Under the Fair Labor Standards Act (FSLA), employees who are paid on an hourly basis must be paid at least the minimum hourly wage and overtime for work in excess of 40 hours, unless they are exempt. Certain employees are exempt from overtime pay rules if they earn a regular rate of pay that’s more than1½ times the applicable minimum wage for every hour worked in a workweek AND more than half of their total earnings in an average pay period consists of commissions on goods or services. The FLSA exempts certain securities industry brokers from overtime rules. Outside salespeople who work on commission are exempt from both minimum wage and overtime rules.
If you are a commission salesperson, the New York Labor Law says your employment agreement must be in writing and signed by both you and your employer. This law applies to independent contractors and employees. The employment agreement must include the following information:
- A description of how wages, salary, drawing accounts, commissions, and all other monies earned and payable will be calculated
- How often you will be paid
- The frequency of reconciliation (if the agreement provides for a revocable draw)
- Any details about the payment of wages, salary, drawing accounts, commissions, and all other monies earned and payable when the employment ends
Because New York law requires your commission employment agreement be in writing, specific information about how and when you are paid should be written in detail in the agreement. However, if your agreement is silent on any required issue, consider the following:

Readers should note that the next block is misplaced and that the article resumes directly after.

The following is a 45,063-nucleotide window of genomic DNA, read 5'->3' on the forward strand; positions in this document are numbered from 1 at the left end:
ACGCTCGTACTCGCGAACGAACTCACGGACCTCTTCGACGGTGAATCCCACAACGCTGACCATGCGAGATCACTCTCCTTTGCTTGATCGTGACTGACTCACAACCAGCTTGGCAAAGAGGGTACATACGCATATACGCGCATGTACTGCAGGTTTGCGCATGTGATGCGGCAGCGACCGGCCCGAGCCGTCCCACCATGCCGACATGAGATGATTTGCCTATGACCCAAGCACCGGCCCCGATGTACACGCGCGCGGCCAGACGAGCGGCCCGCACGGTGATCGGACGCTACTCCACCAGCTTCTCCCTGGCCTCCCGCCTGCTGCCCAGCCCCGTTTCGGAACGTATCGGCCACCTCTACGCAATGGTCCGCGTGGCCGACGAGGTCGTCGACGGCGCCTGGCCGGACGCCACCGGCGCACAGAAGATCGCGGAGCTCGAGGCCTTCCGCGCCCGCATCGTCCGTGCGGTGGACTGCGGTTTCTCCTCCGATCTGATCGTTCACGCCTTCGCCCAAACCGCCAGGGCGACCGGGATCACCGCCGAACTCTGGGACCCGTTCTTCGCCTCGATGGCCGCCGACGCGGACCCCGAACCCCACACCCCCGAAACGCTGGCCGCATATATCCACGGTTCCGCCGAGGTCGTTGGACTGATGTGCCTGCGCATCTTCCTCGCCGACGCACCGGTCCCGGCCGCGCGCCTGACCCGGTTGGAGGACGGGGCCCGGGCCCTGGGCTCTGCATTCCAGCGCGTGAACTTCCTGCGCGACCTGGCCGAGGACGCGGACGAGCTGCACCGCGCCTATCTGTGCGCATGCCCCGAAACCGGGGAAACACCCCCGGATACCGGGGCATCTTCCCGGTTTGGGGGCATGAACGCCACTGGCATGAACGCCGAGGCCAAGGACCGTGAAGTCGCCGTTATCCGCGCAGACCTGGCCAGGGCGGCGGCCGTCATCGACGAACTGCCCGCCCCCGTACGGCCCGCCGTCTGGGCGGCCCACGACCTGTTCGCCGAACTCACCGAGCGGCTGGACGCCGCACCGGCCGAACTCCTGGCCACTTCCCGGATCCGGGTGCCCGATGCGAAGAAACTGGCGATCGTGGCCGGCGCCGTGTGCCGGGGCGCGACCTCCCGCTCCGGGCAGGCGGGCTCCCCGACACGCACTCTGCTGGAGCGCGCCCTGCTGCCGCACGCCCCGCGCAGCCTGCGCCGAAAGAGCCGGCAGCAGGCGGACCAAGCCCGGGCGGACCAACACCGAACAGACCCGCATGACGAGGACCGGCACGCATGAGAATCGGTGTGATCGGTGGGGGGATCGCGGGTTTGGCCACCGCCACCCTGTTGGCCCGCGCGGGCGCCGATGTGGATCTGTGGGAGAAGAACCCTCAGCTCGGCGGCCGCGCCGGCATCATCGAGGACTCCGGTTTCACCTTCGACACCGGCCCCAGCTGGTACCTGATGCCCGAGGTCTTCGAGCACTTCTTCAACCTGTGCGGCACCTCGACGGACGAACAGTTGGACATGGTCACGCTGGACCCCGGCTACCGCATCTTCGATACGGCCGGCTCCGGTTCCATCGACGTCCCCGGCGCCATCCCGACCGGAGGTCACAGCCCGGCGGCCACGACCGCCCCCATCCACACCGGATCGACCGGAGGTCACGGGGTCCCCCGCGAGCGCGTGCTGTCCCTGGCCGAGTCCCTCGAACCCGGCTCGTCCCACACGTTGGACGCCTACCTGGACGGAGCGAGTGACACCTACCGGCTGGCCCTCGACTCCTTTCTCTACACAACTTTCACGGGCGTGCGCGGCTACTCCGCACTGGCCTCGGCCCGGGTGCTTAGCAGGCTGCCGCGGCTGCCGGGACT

- In New York, a commission is considered earned when you have a person ready, willing, and able to enter into a contract upon the employer’s terms.
- Once you have earned a commission, it is considered your wages and is protected by wage laws. Your employer can only take out money from your wages if it is allowed or required by law (e.g., taxes, FICA, Medicare premiums, insurance, pension, union dues, and similar items).
- Once you have earned a commission, it is your right to receive it even if you and your employer have ended your employment relationship. Be sure to keep thorough records of commissions you have earned, especially if you will be leaving your job soon.
- In the absence of specific, written agreement stating otherwise, if you receive a draw against your commissions, you cannot be made to repay it if you have left your job and your earned commissions are less than the draw.
Legal Editor: Steven Mitchell Sack, January 2015 (updated February, 2016)
Changes may occur in this area of law. The information provided is brought to you as a public service with the help and assistance of volunteer legal editors, and is intended to help you better understand the law in general. It is not intended to be legal advice regarding your particular problem or to substitute for the advice of a lawyer.